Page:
miércoles, 22 de abril de 2020

The Brief and Wondrous Life of Oscar Wao

Last year I was having a coffee break with my friend and co-worker Peti, and the topic of Junot Diaz came up. For Peti it was interesting to have someone to talk about the author’s narrative: a “dominican-york” with a clever style that mixes drama, sci-fi geeky stuff, a lot of dominican slang and history. Dominican history, of course. Quite a combo, right?

That’s what happens in The Brief Wondrous Life of Oscar Wao. And yes, I had to explain to Peti what the concept “dominican-york” means. 

On the other hand, I was amazed to have a hungarian person ask me about Junot and his work. A work that probably 99% of the Dominican Republic’s residents don’t know about, but that is praised in literature faculties and among the dominican “diaspora” around the world. 

I was always interested in reading this book and discovering what made him become the 1st and probably only Dominican-related author to hold a Pulitzer Prize. But as many of my fellow compatriots, I never did until I finally bought the book last year. 

I was not disappointed.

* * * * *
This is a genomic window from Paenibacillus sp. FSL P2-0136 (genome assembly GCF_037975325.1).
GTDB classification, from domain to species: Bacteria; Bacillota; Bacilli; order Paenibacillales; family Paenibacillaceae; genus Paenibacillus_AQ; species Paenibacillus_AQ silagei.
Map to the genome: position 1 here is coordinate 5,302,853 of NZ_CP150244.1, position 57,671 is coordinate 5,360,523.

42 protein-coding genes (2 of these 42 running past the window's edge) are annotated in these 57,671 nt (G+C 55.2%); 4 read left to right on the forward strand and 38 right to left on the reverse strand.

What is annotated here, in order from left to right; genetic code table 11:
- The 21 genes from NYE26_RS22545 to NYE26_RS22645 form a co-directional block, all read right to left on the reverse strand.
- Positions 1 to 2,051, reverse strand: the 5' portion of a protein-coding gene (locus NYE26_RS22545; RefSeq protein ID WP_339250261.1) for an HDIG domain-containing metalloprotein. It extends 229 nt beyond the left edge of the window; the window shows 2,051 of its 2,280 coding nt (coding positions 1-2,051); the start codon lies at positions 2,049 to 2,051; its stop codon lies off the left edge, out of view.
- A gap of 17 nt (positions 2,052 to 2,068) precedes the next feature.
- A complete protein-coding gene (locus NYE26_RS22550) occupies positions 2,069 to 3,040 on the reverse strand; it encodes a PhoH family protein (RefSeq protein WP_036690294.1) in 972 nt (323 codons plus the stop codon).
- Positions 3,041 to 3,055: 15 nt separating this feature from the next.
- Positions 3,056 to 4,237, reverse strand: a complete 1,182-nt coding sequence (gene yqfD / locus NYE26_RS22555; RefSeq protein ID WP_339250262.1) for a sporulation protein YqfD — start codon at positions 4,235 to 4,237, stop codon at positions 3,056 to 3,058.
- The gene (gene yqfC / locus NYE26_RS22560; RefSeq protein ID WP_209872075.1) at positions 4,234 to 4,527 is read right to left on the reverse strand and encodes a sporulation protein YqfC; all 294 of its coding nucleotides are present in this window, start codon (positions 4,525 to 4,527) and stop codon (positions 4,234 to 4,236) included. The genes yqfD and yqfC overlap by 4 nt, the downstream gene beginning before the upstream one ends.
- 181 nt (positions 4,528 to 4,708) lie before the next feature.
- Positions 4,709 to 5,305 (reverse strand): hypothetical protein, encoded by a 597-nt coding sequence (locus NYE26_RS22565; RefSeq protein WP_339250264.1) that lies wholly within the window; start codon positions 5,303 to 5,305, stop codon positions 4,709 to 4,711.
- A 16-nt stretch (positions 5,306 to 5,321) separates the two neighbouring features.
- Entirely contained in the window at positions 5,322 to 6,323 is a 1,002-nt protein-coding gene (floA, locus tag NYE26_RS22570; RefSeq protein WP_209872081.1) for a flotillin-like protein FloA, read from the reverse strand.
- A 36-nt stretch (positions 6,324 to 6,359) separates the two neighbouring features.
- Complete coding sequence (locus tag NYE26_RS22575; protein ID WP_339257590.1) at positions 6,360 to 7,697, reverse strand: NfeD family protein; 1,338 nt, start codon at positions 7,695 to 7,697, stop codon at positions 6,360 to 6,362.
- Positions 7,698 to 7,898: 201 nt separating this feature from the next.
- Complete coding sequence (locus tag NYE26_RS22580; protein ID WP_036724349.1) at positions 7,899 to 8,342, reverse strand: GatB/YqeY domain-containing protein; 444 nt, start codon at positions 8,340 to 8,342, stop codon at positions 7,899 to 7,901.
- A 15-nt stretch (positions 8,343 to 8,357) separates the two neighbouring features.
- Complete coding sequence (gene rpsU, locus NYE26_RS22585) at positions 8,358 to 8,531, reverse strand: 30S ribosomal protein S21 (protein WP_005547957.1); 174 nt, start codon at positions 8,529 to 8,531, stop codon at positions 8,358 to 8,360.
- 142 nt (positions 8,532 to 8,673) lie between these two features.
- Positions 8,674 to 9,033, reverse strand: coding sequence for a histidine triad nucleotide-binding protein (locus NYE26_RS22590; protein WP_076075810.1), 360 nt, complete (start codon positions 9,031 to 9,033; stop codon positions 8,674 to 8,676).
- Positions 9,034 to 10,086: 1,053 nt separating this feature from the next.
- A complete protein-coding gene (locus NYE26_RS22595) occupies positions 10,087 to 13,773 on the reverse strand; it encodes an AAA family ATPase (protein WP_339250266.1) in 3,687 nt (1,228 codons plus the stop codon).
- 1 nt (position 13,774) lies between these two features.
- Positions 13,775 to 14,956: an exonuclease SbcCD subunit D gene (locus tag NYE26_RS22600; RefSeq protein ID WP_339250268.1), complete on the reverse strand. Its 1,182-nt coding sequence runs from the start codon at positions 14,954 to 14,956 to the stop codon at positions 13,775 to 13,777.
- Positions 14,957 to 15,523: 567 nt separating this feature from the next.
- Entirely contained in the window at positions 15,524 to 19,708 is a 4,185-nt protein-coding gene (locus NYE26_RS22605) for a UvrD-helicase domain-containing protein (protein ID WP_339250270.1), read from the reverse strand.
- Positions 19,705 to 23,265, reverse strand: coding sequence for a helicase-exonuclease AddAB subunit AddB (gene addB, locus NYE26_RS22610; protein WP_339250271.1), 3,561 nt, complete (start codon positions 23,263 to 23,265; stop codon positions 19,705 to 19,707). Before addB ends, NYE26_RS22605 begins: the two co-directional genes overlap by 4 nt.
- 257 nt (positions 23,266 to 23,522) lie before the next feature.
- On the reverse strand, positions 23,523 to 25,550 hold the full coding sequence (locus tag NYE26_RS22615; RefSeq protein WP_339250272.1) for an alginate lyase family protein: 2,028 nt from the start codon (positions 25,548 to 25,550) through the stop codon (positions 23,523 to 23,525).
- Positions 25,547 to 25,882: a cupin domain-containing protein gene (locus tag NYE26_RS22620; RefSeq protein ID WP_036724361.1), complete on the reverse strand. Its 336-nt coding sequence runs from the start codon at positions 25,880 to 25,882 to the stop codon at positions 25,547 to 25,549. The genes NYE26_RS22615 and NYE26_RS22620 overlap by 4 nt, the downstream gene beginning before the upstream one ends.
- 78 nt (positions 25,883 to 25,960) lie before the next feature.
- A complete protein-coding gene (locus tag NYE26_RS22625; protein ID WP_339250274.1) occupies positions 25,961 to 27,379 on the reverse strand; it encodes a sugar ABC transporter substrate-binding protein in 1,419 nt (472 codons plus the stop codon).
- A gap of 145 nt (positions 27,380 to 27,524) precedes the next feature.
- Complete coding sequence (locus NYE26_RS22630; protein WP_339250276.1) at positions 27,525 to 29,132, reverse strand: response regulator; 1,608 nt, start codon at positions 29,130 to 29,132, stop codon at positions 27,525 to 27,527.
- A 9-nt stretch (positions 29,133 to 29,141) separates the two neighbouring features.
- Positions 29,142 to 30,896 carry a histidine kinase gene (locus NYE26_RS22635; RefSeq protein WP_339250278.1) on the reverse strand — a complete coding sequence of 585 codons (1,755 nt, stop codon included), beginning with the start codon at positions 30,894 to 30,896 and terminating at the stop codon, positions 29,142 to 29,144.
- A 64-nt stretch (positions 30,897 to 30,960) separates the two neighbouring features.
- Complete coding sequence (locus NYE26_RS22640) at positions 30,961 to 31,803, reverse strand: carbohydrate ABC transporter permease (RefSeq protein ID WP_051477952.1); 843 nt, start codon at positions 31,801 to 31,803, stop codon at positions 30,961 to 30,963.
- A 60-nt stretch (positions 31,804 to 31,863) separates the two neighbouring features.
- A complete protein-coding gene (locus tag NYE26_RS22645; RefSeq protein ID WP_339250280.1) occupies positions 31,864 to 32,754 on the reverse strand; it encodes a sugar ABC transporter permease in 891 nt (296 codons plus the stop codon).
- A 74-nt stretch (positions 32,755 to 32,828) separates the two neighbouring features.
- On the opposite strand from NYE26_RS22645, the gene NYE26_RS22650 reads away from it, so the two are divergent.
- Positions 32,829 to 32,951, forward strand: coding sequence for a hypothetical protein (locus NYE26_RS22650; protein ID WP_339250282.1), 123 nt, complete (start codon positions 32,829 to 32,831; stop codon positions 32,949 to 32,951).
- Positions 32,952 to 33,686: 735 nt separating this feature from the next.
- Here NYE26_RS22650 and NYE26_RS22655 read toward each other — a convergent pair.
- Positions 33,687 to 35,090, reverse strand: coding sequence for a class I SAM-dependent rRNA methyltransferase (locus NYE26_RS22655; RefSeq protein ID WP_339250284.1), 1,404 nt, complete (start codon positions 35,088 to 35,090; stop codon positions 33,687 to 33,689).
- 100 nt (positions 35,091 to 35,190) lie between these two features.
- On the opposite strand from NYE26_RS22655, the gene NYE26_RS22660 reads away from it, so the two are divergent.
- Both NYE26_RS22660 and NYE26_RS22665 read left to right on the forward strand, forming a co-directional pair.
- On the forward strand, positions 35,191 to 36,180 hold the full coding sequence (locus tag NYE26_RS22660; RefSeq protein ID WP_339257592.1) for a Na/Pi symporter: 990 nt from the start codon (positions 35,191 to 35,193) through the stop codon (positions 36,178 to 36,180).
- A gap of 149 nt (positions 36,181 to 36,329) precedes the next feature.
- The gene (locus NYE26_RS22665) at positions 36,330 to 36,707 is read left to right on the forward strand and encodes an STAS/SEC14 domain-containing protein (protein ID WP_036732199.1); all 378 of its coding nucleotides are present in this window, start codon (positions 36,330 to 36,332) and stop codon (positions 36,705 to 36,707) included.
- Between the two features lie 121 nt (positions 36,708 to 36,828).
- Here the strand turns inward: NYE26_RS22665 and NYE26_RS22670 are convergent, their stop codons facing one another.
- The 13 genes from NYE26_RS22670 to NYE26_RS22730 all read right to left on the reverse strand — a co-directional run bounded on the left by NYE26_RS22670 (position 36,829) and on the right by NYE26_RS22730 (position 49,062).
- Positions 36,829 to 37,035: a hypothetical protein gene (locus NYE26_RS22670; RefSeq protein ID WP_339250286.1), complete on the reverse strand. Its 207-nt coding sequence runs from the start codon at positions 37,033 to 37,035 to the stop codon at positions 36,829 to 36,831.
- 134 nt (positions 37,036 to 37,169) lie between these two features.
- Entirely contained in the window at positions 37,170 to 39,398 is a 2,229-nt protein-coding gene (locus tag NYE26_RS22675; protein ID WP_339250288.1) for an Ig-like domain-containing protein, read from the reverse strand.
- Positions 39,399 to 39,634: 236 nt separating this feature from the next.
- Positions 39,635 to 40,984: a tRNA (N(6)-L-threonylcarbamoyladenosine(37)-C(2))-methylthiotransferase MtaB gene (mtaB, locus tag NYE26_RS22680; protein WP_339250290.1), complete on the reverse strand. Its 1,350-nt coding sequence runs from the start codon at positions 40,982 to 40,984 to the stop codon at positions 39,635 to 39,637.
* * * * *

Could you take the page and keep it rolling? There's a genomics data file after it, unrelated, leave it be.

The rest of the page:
However, this post is not meant to tell what the book is about. It had a different effect on me. 

I was moved by the language and cultural references, ones that only dominican descendants can really grasp. We feel the struggles in our souls. We understand the concept of living in “outer Azua” with its joys and limitations, the rooted infidelities of the male kind, the patriarchy, and the women who blindly love those men. 

I have no idea how anyone that is not at least latino can understand it that well. 

I was also very impressed about the historical references related to Trujillo’s dictatorship and following years. It also made me think of the things we never learned in history class in the DR because, if we think about it, after Trujillo, we had Balaguer or his puppets rule the country for most of the time -but few exceptions. He still had so much influence in the subsequent 4 decades. 

So what were we getting on our history books? What details were left out? 

Families affected by Trujillo’s ways didn’t say much. I used to ask my grandma about those times, but she wouldn’t say much.  

For me, this was the biggest question lurking in my mind after reading The Brief Wondrous Life of Oscar Wao, a brilliant book written by a man with a lot of respect but mostly curiosity for his roots. And a lot of drive to tell this story. A book that took him 11 years to finish in order to give us such a masterpiece and inspiration for aspiring writers.

So please go read it. Then tell me what you think.

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